Honda boycotts Superbike and SportBike in 2010 thanks to DMG NASCRAP Hell - Roadracingword.com is now running articles and editorials that deal with examples of selective, vindictive, punitive officiating from earlier in the season. We now know that it was happening when the season started at Daytona in March, and it was still happening at the season finale in September, despite the best efforts of competitors and team owners to document the problems and get Daytona Motorsports Group (DMG) upper management to resolve the issues all season long. As it turns out, DMG upper management not only knew what was going on, DMG Vice President Roy Janson personally had a hand in some of the most problematic officiating. When the criticism of series officiating went public, Janson and DMG boss Roger Edmondson reacted first by denying it took place and then by attempting to discredit anybody who complained about it. That was happening as recently as a few weeks ago. Banned racer Johnny Rock Page's ordeal is a cautionary tale. Page was singled out, persecuted and told he couldn't appeal various penalties he was assessed while other racers were not penalized in similar situations. Various officials were gloating over Page's banishment at New Jersey Motorsports Park, with Al Ludington telling one team that Page would never be allowed to return to the series. Page may be headed to court over his denial of due process. On the plus side, if the case is filed, I have no doubt that the subsequent depositions of various involved DMG officials will make fascinating reading. But more than anything, the evidence illustrates a season-long pattern and practice of unfair officiating that runs throughout the DMG organization from top to bottom and makes a mockery of everything a sport should be, especially the concept of "fair competition." DMG officiating during the 2009 season was the worst I have ever seen. Maybe DMG should fold its tent and get out of motorcycle racing.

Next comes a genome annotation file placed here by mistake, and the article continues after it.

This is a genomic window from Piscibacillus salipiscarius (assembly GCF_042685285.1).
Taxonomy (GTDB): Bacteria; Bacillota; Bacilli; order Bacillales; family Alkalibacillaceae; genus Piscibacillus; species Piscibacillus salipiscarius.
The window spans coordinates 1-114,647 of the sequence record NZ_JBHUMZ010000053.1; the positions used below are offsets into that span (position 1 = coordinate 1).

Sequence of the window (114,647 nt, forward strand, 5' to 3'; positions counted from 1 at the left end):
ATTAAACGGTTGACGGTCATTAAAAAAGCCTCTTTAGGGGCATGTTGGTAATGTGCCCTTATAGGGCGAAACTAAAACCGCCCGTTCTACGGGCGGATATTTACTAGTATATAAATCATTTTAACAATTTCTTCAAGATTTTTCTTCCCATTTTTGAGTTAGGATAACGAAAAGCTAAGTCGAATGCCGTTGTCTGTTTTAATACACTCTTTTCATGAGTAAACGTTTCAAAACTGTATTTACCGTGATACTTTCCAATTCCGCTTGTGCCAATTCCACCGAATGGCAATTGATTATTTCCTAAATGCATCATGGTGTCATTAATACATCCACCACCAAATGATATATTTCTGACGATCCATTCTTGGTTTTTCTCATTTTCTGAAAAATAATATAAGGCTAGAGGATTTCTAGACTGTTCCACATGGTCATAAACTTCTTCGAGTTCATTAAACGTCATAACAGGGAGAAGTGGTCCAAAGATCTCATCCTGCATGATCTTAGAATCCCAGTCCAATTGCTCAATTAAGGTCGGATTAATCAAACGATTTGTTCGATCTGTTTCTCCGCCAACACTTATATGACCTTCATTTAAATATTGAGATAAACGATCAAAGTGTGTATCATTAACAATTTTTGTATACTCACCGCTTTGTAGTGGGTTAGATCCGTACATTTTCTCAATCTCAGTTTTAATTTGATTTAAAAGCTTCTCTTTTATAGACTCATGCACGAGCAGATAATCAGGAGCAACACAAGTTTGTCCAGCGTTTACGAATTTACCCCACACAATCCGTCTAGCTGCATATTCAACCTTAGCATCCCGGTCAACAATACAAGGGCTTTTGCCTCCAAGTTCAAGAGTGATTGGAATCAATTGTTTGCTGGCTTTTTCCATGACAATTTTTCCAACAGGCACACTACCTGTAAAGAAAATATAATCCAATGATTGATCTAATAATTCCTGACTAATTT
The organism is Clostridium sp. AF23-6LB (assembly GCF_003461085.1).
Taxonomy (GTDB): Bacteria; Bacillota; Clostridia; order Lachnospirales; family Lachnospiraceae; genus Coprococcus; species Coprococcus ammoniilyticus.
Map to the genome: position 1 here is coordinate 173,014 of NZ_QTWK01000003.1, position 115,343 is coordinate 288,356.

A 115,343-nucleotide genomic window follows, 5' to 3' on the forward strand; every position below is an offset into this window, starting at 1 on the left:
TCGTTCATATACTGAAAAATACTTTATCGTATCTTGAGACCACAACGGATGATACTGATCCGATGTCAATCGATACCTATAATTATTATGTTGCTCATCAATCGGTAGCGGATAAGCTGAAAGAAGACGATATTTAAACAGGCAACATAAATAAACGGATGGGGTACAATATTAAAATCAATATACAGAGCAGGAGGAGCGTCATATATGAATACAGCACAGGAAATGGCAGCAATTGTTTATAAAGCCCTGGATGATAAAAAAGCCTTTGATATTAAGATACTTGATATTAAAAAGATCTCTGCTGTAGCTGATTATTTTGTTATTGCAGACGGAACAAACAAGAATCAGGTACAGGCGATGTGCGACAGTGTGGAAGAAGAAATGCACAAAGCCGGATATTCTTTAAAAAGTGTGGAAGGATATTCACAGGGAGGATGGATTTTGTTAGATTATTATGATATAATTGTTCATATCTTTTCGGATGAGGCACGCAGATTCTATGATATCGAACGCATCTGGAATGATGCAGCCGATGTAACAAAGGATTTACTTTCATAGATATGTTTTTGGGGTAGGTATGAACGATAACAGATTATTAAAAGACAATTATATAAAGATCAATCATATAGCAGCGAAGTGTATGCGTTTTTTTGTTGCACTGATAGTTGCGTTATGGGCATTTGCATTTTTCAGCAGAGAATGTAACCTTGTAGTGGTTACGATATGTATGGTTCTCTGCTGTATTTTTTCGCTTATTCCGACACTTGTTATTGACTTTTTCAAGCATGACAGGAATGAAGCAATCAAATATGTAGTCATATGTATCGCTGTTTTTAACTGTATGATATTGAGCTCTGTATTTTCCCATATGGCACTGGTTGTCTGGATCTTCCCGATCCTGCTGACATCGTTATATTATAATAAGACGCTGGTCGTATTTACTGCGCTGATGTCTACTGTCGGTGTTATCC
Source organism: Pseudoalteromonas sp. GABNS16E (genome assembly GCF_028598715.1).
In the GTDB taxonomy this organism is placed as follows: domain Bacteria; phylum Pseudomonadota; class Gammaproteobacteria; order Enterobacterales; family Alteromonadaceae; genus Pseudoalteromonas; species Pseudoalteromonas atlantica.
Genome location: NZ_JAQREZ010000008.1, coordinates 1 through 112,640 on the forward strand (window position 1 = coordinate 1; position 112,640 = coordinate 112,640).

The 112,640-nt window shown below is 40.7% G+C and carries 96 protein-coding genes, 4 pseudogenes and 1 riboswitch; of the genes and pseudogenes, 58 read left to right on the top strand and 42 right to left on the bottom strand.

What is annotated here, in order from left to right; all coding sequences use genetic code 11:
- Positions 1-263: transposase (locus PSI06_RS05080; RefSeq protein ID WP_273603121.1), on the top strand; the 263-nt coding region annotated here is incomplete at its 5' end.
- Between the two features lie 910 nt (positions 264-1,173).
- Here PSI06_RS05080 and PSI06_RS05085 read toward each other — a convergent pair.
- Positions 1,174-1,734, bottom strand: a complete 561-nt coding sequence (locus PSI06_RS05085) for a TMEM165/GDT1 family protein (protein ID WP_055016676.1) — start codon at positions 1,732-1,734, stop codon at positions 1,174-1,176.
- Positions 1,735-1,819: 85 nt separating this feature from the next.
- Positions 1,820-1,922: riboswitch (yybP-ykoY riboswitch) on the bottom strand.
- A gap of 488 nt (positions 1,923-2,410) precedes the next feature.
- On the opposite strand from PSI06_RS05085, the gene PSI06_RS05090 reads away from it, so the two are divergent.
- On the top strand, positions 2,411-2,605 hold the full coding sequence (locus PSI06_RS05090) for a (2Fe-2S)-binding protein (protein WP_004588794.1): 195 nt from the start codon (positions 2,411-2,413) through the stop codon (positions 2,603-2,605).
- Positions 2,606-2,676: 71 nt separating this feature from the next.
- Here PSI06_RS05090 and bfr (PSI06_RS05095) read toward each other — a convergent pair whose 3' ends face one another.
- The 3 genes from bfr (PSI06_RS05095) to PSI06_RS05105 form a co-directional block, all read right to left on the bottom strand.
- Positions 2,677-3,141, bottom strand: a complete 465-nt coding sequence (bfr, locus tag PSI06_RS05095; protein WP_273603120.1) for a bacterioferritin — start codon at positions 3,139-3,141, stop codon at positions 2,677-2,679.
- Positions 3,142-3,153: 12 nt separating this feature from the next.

Matt "Rocky" Mladin on Double Secret Probation, Ben Bostrom opposes lifetime ban of Johnny Rock Page - After being suspended for not moving out of the way of the leaders when shown blue flags during American Superbike Race One at Mid-Ohio, Johnny Rock Page was back in action at New Jersey Motorsports Park September 4-6 even though his race hauler broke down shortly after leaving his base in Arizona and he had to fly to New Jersey and rent a Suzuki GSX-R1000 in order to compete. During the September 5 (Saturday) race in New Jersey, Page said he was very mindful of getting out of the way of the leaders and went so far as to pull onto pit lane as the lead group came up to lap him near the halfway point of the 23-lap race. Pegram’s version of reality is not the same as Bostrom’s, who, like Pegram, is no friend to Page. “We came around and caught him [Page] in the worst spot,” Bostrom told Roadracingworld.com. “But I thought he heard me and the Ducati, because he did move, but not until after we had to follow him through two long corners. But he did actually move, first time. He cost us a second, but he did move in the end. There wasn’t a blue flag, in his defense, and it’s tough to defend him, but he did move.” Neither Pegram nor Bostrom made any mention of Page chopping the throttle immediately after taking the checkered flag--contrary to what officials would claim later when defending their treatment of Page. After the race, Page filed a formal written protest against Pegram, who Page said tried to run him off the track after taking the checkered flag. Page says officials ignored his protest and when asked about its status, told him, "It's none of your business." Page also says that Pegram invited him to fight after the race, in front of AMA Pro Racing Technical Director of Competition Al Ludington, who said and did nothing. Pegram said that Page purposely sought to create drama for his reality show with his actions on the track and in the paddock, adding that Page was fitted with a hidden microphone and brought his video crew along with him when he came to Pegram's pit area for the purpose of starting an argument post-race. When Page told Pegram that he could settle their disagreement by apologizing, Pegram admits that he responded by saying that he knew another way they could settle things. It was basically an invitation to fight caught on videotape and witnessed by AMA Pro Racing's Ludington--Pegram had taken the bait. Ironically, Pegram's televised account of a confrontation with Mat Mladin at Heartland Park Topeka led to Mladin being put on double secret probation for the final two rounds of the 2009 series, at VIR and New Jersey Motorsports Park. In that confrontation over whether or not riders should boycott the weekend's races to protest safety conditions, Mladin allegedly repeatedly told Pegram "I ought to punch you in the nose" until (as Pegram tells it) Pegram stood up off his scooter and said, "OK, let's go," at which point Mladin walked away. As a condition of being allowed to compete at those two tracks, Mladin was required to apologize to Pegram, which he did in a phone call placed to Pegram from attorney (and racer) Alessandro Assanti's office.